Nik Turner: We're Trying to Make Shows Into Healing Experiences

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Randall Michelson
An evening with Nik Turner on his "Space Ritual" tour promises to be both a learning and -- according to Nik himself -- a "healing" experience. In fact, Turner told Up on the Sun, "The energy that we're putting into [this tour] sort of transcends what the thing is about. We're trying to make all of the shows into healing experiences, and let people feel good, and hope that they're feeling better at the end of the gigs than they do at the start . . . Trying to help each other is what it is really about."

There are very few people on the planet who can say they've been exploring the musical galaxy as long as Nik Turner. For part of the past six decades, Turner has been traveling the globe -- "rocketing around the United States of America," as he playfully puts it -- performing a genre of music that he not only helped create but continues to perpetuate.

For the uninitiated, Turner was an early member of Hawkwind, one of the progenitors of the "space rock" sound. Originally a roadie for the band ("slogging gear," as Turner remembers it), he was brought into the fold on saxophone, flute, and vocals quite quickly as Hawkwind started to round out its sound, which has influenced everyone from the Sex Pistols to Ministry to Monster Magnet and Rush.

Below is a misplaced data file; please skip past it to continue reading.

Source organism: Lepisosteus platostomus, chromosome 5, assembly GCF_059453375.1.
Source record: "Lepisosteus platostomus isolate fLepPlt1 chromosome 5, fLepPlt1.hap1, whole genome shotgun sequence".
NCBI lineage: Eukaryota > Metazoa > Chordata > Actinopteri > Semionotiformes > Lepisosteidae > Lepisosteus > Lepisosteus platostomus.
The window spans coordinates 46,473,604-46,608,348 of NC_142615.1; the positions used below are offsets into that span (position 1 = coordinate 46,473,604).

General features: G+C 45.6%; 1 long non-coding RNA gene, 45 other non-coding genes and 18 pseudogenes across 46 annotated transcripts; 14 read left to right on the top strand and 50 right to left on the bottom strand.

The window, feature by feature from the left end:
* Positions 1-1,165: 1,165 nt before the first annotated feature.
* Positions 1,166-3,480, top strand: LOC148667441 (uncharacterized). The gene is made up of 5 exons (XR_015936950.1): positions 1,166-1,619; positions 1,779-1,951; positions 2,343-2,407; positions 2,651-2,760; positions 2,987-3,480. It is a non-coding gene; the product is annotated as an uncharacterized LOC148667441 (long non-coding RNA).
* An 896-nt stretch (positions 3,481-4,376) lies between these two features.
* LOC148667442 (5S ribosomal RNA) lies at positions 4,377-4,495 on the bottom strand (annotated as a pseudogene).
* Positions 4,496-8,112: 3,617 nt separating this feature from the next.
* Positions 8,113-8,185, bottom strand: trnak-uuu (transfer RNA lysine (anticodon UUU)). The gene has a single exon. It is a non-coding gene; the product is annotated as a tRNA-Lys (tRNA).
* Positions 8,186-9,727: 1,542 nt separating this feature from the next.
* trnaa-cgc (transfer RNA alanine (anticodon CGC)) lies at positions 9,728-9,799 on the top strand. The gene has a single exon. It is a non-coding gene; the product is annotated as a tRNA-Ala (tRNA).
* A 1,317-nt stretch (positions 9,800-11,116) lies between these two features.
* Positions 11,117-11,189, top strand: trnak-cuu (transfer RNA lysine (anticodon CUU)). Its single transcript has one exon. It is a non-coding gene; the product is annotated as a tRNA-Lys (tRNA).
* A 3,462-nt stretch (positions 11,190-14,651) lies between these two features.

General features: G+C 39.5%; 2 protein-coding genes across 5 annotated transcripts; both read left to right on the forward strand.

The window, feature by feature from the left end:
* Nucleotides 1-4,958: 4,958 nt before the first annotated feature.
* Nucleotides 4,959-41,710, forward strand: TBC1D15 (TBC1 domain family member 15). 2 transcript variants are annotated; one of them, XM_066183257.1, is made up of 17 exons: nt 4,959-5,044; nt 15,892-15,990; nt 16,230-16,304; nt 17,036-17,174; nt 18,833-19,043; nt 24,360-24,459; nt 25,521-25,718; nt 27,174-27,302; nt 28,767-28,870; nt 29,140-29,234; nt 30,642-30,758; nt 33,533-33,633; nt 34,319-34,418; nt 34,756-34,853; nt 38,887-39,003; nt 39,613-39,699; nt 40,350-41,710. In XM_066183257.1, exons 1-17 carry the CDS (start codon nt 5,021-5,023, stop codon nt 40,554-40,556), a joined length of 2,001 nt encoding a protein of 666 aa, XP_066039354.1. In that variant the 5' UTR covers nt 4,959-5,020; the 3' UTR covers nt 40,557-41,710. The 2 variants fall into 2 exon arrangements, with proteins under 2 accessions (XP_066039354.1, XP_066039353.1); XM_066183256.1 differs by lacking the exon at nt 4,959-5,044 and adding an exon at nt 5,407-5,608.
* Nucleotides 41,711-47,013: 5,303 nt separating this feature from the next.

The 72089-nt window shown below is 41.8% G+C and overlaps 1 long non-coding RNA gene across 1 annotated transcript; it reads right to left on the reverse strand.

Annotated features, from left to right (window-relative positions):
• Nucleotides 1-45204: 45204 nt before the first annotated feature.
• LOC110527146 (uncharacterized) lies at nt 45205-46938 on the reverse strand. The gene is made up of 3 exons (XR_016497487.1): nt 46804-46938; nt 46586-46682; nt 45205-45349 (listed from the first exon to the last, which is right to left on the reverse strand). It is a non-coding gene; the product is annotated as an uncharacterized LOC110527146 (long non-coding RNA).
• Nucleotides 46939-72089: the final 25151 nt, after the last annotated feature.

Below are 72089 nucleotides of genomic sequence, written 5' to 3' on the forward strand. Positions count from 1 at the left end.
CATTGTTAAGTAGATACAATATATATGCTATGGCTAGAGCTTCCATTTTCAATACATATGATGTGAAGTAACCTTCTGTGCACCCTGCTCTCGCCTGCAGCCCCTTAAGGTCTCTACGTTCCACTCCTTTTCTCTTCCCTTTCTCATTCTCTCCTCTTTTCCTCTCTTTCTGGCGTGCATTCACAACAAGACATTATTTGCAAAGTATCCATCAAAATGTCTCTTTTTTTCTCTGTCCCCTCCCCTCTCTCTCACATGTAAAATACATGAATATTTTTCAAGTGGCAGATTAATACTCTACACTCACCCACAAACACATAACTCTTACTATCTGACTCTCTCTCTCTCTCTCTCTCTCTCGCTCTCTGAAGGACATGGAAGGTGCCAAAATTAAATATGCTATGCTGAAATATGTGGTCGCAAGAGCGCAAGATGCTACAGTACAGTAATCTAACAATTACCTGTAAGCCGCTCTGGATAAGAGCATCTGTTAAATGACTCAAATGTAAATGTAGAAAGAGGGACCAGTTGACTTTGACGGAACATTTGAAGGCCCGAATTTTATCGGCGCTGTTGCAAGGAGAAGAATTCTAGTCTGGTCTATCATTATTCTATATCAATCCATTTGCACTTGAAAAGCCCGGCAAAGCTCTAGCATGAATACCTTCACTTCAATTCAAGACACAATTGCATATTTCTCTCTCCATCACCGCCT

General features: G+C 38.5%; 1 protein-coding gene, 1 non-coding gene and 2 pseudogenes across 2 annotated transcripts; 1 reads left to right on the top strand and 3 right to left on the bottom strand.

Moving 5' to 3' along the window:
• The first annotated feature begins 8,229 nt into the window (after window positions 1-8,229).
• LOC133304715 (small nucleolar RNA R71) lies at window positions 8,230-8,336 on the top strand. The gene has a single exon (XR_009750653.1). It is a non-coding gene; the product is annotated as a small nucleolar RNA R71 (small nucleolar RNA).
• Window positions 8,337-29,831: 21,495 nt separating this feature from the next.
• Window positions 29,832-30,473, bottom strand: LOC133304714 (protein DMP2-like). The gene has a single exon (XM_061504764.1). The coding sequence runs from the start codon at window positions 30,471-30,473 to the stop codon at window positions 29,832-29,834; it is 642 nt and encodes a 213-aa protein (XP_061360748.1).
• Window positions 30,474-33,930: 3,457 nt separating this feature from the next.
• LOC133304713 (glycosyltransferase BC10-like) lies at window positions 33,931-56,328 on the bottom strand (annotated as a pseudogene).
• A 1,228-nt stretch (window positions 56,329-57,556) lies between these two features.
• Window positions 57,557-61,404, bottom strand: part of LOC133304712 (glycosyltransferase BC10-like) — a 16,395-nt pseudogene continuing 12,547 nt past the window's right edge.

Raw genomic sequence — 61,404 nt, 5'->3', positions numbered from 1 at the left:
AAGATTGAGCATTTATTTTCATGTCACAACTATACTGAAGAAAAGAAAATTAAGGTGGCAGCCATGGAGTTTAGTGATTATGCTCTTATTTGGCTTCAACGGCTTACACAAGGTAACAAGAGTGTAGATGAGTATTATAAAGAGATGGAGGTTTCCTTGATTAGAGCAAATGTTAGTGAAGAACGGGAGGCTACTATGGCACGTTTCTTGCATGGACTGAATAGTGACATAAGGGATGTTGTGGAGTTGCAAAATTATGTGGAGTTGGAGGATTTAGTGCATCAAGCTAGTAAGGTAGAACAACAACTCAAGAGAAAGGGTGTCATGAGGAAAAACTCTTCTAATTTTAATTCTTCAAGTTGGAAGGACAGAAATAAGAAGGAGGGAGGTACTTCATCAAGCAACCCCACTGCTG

The title of Nik Turner's current tour -- "Space Ritual" -- is also the title of Hawkwind's 1973 double-live album, which featured Ian Kilmister on bass, who you may recognize as the lead misfit behind Motorhead.

"In hindsight, we were doing stuff that nobody else was doing, really," Turner says. "We were doing the whole mixed-media thing with a stage show and lights and dancers. We had a purpose . . . a grand design," For its time, the music was heavy, but it featured an electronic aspect many of their contemporaries did not have. Renowned rock critic Lester Bangs once lovingly described Hawkwind's electronic angle as sounding like "barfing computers." If you are familiar with Bangs' work, that sounds like high praise.

"The music was groundbreaking, really, although I didn't really think it at the time. We were all a bunch of individual musicians who had our own idea of what we wanted to play, as opposed to what people may have envisioned that we ought to play." Turner has continued to attempt to break ground throughout the years of his impressive career, although often returning to his Hawkwind roots. His current release, Space Gypsy, is reminiscent of Hawkwind's early work, chock-full of pummeling riffs, noisy blasts of saxophone and synthesizer, and, of course, some space-themed lyrics.



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